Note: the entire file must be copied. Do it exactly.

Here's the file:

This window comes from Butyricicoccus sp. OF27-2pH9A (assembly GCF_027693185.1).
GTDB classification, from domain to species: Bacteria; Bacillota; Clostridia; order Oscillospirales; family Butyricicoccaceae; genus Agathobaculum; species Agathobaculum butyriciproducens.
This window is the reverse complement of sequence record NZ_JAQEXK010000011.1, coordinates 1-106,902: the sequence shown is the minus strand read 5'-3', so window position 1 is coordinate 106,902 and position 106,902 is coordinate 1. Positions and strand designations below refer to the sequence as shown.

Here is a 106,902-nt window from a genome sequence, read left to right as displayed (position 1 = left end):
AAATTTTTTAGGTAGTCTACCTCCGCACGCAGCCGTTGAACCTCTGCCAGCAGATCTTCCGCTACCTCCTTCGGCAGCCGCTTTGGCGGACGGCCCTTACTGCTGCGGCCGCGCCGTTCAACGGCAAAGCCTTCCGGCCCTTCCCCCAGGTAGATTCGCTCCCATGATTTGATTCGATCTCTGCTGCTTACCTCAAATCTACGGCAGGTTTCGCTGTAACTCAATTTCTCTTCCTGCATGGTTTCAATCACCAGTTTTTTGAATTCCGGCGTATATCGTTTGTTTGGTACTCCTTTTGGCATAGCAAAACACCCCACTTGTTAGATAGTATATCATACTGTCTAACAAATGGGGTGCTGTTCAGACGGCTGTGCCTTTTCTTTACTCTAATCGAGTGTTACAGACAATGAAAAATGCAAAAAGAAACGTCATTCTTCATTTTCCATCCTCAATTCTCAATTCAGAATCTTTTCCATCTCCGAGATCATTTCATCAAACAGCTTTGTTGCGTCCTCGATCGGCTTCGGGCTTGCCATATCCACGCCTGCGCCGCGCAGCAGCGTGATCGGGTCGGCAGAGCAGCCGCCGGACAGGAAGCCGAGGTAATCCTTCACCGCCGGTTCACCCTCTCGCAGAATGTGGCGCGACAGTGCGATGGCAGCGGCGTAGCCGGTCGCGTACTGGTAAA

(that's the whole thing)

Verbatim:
This window comes from Butyricicoccus sp. OF27-2pH9A (assembly GCF_027693185.1).
GTDB classification, from domain to species: Bacteria; Bacillota; Clostridia; order Oscillospirales; family Butyricicoccaceae; genus Agathobaculum; species Agathobaculum butyriciproducens.
This window is the reverse complement of sequence record NZ_JAQEXK010000011.1, coordinates 1-106,902: the sequence shown is the minus strand read 5'-3', so window position 1 is coordinate 106,902 and position 106,902 is coordinate 1. Positions and strand designations below refer to the sequence as shown.

Here is a 106,902-nt window from a genome sequence, read left to right as displayed (position 1 = left end):
AAATTTTTTAGGTAGTCTACCTCCGCACGCAGCCGTTGAACCTCTGCCAGCAGATCTTCCGCTACCTCCTTCGGCAGCCGCTTTGGCGGACGGCCCTTACTGCTGCGGCCGCGCCGTTCAACGGCAAAGCCTTCCGGCCCTTCCCCCAGGTAGATTCGCTCCCATGATTTGATTCGATCTCTGCTGCTTACCTCAAATCTACGGCAGGTTTCGCTGTAACTCAATTTCTCTTCCTGCATGGTTTCAATCACCAGTTTTTTGAATTCCGGCGTATATCGTTTGTTTGGTACTCCTTTTGGCATAGCAAAACACCCCACTTGTTAGATAGTATATCATACTGTCTAACAAATGGGGTGCTGTTCAGACGGCTGTGCCTTTTCTTTACTCTAATCGAGTGTTACAGACAATGAAAAATGCAAAAAGAAACGTCATTCTTCATTTTCCATCCTCAATTCTCAATTCAGAATCTTTTCCATCTCCGAGATCATTTCATCAAACAGCTTTGTTGCGTCCTCGATCGGCTTCGGGCTTGCCATATCCACGCCTGCGCCGCGCAGCAGCGTGATCGGGTCGGCAGAGCAGCCGCCGGACAGGAAGCCGAGGTAATCCTTCACCGCCGGTTCACCCTCTCGCAGAATGTGGCGCGACAGTGCGATGGCAGCGGCGTAGCCGGTCGCGTACTGGTAAA